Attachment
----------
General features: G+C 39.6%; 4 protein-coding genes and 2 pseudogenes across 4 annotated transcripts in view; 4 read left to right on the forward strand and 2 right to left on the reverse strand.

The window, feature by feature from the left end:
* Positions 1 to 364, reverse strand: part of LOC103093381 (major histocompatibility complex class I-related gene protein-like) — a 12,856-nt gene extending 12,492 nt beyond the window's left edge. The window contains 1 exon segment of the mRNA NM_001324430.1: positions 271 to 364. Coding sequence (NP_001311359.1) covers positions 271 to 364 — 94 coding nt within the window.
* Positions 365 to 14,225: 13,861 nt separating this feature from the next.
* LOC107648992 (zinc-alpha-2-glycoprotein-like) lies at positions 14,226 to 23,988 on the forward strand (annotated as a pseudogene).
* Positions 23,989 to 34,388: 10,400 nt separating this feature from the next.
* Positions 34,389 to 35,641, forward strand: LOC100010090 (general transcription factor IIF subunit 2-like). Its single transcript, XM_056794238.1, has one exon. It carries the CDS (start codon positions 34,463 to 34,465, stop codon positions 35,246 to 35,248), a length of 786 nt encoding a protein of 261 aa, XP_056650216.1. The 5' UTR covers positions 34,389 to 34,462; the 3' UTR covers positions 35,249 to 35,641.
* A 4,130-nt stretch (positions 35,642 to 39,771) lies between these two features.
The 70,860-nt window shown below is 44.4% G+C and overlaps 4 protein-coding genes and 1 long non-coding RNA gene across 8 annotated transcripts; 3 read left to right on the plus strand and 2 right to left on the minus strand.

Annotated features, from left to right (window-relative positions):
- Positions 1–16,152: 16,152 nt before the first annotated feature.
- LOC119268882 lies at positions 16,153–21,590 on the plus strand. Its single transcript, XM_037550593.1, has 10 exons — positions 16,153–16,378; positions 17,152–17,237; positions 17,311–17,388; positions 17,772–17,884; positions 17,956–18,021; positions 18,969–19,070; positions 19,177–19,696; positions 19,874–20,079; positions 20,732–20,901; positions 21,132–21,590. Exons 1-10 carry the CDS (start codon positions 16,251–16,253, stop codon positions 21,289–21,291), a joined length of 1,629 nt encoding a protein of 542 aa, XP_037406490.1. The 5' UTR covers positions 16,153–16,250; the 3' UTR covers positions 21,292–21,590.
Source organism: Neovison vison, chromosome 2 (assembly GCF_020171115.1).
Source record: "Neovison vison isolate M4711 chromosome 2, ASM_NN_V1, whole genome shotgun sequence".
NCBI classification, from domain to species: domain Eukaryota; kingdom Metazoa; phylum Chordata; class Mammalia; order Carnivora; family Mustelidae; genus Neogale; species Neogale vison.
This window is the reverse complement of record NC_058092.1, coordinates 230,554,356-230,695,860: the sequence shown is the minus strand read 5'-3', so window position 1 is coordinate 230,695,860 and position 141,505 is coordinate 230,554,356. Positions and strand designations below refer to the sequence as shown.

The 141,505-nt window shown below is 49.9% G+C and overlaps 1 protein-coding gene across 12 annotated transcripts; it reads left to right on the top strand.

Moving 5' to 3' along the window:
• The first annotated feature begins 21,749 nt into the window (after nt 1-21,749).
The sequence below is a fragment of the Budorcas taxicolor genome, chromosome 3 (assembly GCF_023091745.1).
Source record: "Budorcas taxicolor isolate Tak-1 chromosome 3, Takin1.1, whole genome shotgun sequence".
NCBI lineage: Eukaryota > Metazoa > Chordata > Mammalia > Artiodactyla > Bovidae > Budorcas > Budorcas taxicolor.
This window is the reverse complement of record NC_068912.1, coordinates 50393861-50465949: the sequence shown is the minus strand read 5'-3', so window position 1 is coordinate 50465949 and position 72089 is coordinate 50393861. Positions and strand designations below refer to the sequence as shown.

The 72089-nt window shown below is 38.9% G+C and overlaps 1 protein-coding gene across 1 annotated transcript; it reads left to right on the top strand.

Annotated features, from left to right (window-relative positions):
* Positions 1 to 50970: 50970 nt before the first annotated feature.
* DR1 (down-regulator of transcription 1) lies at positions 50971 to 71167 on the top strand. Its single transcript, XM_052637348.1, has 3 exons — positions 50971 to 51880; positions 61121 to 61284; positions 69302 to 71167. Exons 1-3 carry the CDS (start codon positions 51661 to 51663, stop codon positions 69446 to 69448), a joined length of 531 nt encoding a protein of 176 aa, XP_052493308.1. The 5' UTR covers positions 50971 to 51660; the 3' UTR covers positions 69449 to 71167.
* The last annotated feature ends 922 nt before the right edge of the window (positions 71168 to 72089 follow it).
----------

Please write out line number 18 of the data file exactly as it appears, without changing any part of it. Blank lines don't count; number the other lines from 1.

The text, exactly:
Moving 5' to 3' along the window: